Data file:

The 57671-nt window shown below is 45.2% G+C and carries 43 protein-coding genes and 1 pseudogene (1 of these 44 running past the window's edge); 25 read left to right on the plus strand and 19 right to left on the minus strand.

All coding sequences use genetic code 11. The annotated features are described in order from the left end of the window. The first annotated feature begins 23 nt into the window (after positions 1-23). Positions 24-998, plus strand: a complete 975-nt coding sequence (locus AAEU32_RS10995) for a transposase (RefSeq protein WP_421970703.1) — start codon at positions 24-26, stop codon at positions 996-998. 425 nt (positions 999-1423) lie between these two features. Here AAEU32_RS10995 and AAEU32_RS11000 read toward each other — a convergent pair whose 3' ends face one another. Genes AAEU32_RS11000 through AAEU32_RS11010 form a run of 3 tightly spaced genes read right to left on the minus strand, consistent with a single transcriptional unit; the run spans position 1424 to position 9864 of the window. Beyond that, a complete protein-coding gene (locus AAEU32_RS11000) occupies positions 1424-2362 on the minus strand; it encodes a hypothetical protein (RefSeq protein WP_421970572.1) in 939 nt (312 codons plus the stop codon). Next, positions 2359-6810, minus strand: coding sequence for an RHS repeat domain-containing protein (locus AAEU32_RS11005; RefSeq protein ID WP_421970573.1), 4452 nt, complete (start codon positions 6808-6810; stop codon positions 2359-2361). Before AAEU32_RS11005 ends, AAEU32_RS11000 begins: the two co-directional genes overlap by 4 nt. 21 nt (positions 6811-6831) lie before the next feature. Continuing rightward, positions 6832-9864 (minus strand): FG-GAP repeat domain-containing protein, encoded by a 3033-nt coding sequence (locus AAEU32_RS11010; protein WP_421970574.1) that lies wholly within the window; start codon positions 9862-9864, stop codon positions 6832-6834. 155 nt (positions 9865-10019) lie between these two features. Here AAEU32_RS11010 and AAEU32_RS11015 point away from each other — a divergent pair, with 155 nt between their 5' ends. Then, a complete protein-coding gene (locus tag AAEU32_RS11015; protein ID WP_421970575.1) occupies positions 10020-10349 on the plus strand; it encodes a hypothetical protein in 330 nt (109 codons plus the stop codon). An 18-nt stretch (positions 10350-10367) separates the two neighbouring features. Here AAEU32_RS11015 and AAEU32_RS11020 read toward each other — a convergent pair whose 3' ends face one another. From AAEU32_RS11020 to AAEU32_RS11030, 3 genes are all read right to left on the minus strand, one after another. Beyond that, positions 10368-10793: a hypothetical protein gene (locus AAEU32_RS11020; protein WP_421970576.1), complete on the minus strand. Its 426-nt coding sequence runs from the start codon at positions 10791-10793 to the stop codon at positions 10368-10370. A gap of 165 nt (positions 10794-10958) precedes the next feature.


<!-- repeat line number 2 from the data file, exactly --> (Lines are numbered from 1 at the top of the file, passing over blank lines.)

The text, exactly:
All coding sequences use genetic code 11. The annotated features are described in order from the left end of the window. The first annotated feature begins 23 nt into the window (after positions 1-23). Positions 24-998, plus strand: a complete 975-nt coding sequence (locus AAEU32_RS10995) for a transposase (RefSeq protein WP_421970703.1) — start codon at positions 24-26, stop codon at positions 996-998. 425 nt (positions 999-1423) lie between these two features. Here AAEU32_RS10995 and AAEU32_RS11000 read toward each other — a convergent pair whose 3' ends face one another. Genes AAEU32_RS11000 through AAEU32_RS11010 form a run of 3 tightly spaced genes read right to left on the minus strand, consistent with a single transcriptional unit; the run spans position 1424 to position 9864 of the window. Beyond that, a complete protein-coding gene (locus AAEU32_RS11000) occupies positions 1424-2362 on the minus strand; it encodes a hypothetical protein (RefSeq protein WP_421970572.1) in 939 nt (312 codons plus the stop codon). Next, positions 2359-6810, minus strand: coding sequence for an RHS repeat domain-containing protein (locus AAEU32_RS11005; RefSeq protein ID WP_421970573.1), 4452 nt, complete (start codon positions 6808-6810; stop codon positions 2359-2361). Before AAEU32_RS11005 ends, AAEU32_RS11000 begins: the two co-directional genes overlap by 4 nt. 21 nt (positions 6811-6831) lie before the next feature. Continuing rightward, positions 6832-9864 (minus strand): FG-GAP repeat domain-containing protein, encoded by a 3033-nt coding sequence (locus AAEU32_RS11010; protein WP_421970574.1) that lies wholly within the window; start codon positions 9862-9864, stop codon positions 6832-6834. 155 nt (positions 9865-10019) lie between these two features. Here AAEU32_RS11010 and AAEU32_RS11015 point away from each other — a divergent pair, with 155 nt between their 5' ends. Then, a complete protein-coding gene (locus tag AAEU32_RS11015; protein ID WP_421970575.1) occupies positions 10020-10349 on the plus strand; it encodes a hypothetical protein in 330 nt (109 codons plus the stop codon). An 18-nt stretch (positions 10350-10367) separates the two neighbouring features. Here AAEU32_RS11015 and AAEU32_RS11020 read toward each other — a convergent pair whose 3' ends face one another. From AAEU32_RS11020 to AAEU32_RS11030, 3 genes are all read right to left on the minus strand, one after another. Beyond that, positions 10368-10793: a hypothetical protein gene (locus AAEU32_RS11020; protein WP_421970576.1), complete on the minus strand. Its 426-nt coding sequence runs from the start codon at positions 10791-10793 to the stop codon at positions 10368-10370. A gap of 165 nt (positions 10794-10958) precedes the next feature.